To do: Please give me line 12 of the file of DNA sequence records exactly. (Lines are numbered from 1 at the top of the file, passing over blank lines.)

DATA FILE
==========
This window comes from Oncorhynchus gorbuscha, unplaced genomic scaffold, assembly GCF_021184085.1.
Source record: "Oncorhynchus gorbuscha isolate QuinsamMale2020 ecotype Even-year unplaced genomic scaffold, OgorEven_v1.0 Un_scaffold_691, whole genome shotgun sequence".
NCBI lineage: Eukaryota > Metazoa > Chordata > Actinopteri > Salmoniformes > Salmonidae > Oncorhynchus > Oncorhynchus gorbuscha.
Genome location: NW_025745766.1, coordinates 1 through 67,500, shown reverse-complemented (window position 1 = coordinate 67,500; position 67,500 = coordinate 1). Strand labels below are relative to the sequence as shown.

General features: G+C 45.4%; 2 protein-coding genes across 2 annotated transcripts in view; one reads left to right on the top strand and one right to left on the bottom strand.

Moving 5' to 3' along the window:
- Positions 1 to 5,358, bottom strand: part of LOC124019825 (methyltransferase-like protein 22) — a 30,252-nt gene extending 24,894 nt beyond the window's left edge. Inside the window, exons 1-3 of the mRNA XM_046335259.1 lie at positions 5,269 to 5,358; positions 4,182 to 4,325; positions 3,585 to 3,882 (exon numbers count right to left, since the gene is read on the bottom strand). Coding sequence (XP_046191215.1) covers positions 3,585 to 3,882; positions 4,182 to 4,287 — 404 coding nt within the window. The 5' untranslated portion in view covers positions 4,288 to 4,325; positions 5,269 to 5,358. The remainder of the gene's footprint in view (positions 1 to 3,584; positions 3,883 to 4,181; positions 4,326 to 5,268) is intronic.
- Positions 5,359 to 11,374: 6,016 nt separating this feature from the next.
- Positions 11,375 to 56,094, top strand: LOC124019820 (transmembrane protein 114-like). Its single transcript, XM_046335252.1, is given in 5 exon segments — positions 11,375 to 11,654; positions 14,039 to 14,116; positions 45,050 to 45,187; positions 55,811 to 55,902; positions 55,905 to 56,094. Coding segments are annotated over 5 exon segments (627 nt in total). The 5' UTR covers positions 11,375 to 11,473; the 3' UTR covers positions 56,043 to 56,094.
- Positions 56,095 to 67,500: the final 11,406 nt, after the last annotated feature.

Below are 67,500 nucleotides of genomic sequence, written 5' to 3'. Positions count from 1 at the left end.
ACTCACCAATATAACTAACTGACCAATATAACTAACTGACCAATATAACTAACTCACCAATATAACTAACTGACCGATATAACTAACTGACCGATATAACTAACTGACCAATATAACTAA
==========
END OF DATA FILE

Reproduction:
ACTCACCAATATAACTAACTGACCAATATAACTAACTGACCAATATAACTAACTCACCAATATAACTAACTGACCGATATAACTAACTGACCGATATAACTAACTGACCAATATAACTAA